Dryad Press, emailed a letter to Grace Cavalieri after her passing, and Grace was moved to forward it to many friends. We’re posting the letter, with Merrill’s permission, for today’s blog entry. Lucille Clifton read at The Writer's Center in 1979. See photo to the left. (This event also featured Tom Jones, The First Washington Poetry Quartet, Linda Pastan, Edward Weismiller, Elisavietta Ritchie, Roland Flint, Robert Zelenka, Sterling Brown, Ann Darr, Henry Taylor, Rod Jellema, Deirdra Baldwin, and Susan Sonde.)
I just turned on my computer and there was your message about Lucille's death. A large woman in more ways that I can say -- I didn't know Lucille well at all, only through her poetry. She took part in a couple of workshops I did at St. Mary's -- we spoke in passing; then there was the Maryland poet laureates fest at UM, and a couple of other times.
You didn't ask but I'll mention this: I first heard Lucille read her poems in the spring of 1969 -- I think it was at GW and I went with Rod [Jellema]because of Carolyn Kizer who may have been instrumental in arranging the reading and perhaps getting the manuscript to Vintage for the book that was to come -- I don't remember. How could I not be taken by the poems themselves and Lucille's presence and voice. They were new! Of course she had a wholly distinctive voice. Not long afterwards, Ann [Slayton] and I left for England, August 1969, for a year at Oxford that turned into three. It must have been sometime in late 1970 that I was in a used bookstore in London and miraculously, it seemed then, happened on Good Times on the shelf. I didn't even know it had been published. What a joy to read the poems I had only heard one time! I wound up writing an essay-review of eight books, "O Children Think about the Good Times" for Dryad 7/8 (1971), opening with Lucille's, then going on to books by Raymond Carver, Robert Mezey, and several other poets. So here's the piece, though again, you didn't ask for it.
"O Children Think About the Good Times"
when I watch you
you wet brown bag of a woman
who used to be the best looking gal in Georgia
used to be called the Georgia Rose
I stand up
through your destruction
I stand up
Lucille Clifton's Good Times has an energy, which is difficult to describe. There are not many poems, less than forty, all short, and it takes little time to read through. They are still there when you are finished. Very few drift or blur one into another; they press themselves and hearing Mrs. Clifton speak then wakens you again to the realization that poetry, oral poetry, can alter your sensibilities; that words have the power for affecting beyond the moment, that in their vigor and health, they genuinely convey the primacy of the active will. In the midst of an America where whatever side you choose to find yourself, as Louis Simpson writes, "standing against the wall," how is it these poems manage their positiveness? It is not enough to say that they are celebrations. They inhale the city and they inhale the south; they inhale the past and we sense the deep breath of that past in the present; they are the poems of a woman, a daughter, a mother, of a human being in America who is -- inseparably -- black; who is proud and bitter, compassionate and angry, who is a poet, who is all of these roles in one and shrinks from none.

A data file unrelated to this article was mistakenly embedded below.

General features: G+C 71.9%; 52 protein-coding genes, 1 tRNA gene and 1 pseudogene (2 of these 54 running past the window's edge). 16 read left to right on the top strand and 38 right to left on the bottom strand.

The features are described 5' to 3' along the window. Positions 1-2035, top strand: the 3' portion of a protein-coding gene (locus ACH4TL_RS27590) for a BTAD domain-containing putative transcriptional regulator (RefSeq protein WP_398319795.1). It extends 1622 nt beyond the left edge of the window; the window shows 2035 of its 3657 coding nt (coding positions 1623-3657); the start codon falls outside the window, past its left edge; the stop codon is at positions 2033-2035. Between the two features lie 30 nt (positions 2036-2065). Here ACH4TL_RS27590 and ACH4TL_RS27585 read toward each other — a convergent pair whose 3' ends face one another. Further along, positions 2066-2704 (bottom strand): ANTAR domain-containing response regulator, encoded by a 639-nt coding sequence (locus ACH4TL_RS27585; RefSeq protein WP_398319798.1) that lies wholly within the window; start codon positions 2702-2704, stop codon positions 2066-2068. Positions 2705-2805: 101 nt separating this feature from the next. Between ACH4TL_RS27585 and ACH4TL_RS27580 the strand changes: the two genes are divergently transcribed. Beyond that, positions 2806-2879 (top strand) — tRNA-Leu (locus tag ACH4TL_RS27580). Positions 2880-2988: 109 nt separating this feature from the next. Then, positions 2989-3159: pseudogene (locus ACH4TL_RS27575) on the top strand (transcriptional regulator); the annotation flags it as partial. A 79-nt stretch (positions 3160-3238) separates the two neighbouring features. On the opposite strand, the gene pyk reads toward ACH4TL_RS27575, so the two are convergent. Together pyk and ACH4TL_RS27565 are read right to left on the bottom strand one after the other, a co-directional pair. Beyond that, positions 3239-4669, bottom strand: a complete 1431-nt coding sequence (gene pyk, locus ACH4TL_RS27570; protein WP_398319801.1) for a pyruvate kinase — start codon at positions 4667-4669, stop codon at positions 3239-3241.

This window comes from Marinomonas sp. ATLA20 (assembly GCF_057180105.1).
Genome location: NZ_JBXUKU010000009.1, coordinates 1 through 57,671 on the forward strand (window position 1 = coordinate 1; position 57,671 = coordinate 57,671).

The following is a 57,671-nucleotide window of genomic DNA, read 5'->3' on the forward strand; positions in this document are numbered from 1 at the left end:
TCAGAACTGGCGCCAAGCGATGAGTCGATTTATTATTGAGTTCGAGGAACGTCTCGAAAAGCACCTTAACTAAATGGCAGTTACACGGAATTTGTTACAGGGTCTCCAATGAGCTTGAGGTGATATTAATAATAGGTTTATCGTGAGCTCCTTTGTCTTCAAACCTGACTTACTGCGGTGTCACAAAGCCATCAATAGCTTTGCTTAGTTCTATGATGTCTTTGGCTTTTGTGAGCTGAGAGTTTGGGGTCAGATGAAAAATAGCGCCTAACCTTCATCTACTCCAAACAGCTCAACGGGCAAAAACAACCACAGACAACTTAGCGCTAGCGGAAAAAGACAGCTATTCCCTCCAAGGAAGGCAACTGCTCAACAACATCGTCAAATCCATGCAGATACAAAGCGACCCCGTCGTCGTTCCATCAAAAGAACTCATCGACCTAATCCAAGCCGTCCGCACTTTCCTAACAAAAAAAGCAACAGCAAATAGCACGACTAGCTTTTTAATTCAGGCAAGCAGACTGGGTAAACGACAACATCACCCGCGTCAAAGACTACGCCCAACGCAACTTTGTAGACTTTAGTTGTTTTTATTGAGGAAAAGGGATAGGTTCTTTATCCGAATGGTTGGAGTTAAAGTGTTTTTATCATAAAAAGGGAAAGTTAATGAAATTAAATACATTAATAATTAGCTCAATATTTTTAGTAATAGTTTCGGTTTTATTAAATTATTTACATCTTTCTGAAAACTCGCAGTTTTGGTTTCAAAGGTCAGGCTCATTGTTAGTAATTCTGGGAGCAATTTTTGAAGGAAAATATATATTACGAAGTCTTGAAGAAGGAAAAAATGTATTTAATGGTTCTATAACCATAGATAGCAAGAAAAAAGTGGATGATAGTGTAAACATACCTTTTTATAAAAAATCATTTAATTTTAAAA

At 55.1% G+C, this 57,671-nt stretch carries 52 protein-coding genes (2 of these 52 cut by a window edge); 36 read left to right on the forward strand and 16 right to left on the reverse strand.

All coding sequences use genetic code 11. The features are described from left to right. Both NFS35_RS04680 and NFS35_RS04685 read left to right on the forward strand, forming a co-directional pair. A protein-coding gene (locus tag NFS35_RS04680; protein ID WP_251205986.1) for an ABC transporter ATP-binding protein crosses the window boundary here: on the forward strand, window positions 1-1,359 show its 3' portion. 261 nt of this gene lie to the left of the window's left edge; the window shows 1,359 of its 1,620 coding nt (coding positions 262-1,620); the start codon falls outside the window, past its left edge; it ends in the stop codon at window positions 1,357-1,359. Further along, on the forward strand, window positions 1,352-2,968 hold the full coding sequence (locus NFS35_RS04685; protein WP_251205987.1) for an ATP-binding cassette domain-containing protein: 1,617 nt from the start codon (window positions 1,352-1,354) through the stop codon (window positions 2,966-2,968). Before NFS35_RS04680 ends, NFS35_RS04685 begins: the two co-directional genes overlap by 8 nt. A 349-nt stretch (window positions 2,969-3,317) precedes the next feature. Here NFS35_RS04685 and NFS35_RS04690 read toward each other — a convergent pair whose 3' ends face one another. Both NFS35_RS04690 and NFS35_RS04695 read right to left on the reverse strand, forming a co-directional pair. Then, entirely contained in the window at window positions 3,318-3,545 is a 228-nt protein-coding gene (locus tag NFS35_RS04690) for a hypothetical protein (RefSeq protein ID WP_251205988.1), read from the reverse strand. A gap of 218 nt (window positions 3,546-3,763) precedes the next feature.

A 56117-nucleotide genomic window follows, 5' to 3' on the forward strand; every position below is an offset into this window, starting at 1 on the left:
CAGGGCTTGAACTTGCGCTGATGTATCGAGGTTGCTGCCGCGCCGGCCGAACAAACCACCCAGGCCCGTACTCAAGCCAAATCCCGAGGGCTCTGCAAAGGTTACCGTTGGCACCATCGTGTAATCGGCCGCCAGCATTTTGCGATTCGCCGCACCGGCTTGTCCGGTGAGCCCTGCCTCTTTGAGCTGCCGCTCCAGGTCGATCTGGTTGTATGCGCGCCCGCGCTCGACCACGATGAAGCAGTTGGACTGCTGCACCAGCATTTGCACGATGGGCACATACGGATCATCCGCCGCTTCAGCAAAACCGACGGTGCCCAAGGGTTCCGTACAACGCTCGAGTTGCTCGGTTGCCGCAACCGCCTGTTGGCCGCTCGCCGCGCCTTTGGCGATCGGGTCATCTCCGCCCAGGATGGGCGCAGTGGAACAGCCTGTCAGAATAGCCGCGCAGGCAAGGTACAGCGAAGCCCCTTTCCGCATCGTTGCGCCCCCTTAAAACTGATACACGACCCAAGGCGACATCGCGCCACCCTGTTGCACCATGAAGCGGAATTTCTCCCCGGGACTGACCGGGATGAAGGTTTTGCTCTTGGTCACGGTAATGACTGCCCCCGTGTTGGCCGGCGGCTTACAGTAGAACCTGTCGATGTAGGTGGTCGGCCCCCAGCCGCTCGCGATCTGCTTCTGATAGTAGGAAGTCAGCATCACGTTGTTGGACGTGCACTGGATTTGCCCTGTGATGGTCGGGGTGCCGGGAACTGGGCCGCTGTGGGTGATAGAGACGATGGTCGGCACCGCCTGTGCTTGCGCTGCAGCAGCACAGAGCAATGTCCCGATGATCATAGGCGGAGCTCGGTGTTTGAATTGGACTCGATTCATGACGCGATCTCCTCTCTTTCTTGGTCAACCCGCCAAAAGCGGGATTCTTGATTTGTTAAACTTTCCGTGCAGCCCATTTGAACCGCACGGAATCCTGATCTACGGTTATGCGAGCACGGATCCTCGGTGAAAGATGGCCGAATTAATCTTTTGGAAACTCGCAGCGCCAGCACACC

To describe these poems as celebrations is not to imply a poetry of joy; the under-riding pathos negates that. "My Mama moved among the days/ like a dreamwalker in a field":
She got us almost through the high grass
then seemed like she turned around and ran
right back in
right back on in.
So does the sculptural concreteness of daddy:
My daddy's fingers move among the couplers
chipping steel and skin
and if the steel would break
my daddy's fingers might be men again.
The city, the "inner city,' is no place you live simply to survive. Survival is no longer the question: that's been proved.
If i stand in my window
naked in my own house
and press my breasts
against my windowpane
like black birds pushing against glass
because I am somebody
in a New Thing
. . .
let him watch my black body
push against my own glass . . .
I could go on quoting. These poems impact with a power in an exuberant voice -- they are direct and directness is wrought from a language that is, at the same time, simple and sophisticated: from the repetitiveness of endings to the confident handling of metaphors (i.e., "my daddy's fingers"). Mrs. Clifton's poems have that unique expressiveness of a life -- not as it should be lived, not as it is hoped to be lived -- that is being lived. It is an expressiveness that seems the extension, the creation, of self. It is a joy to be able to share.
If you'd like to hear Lucille Clifton reading from her work, click here.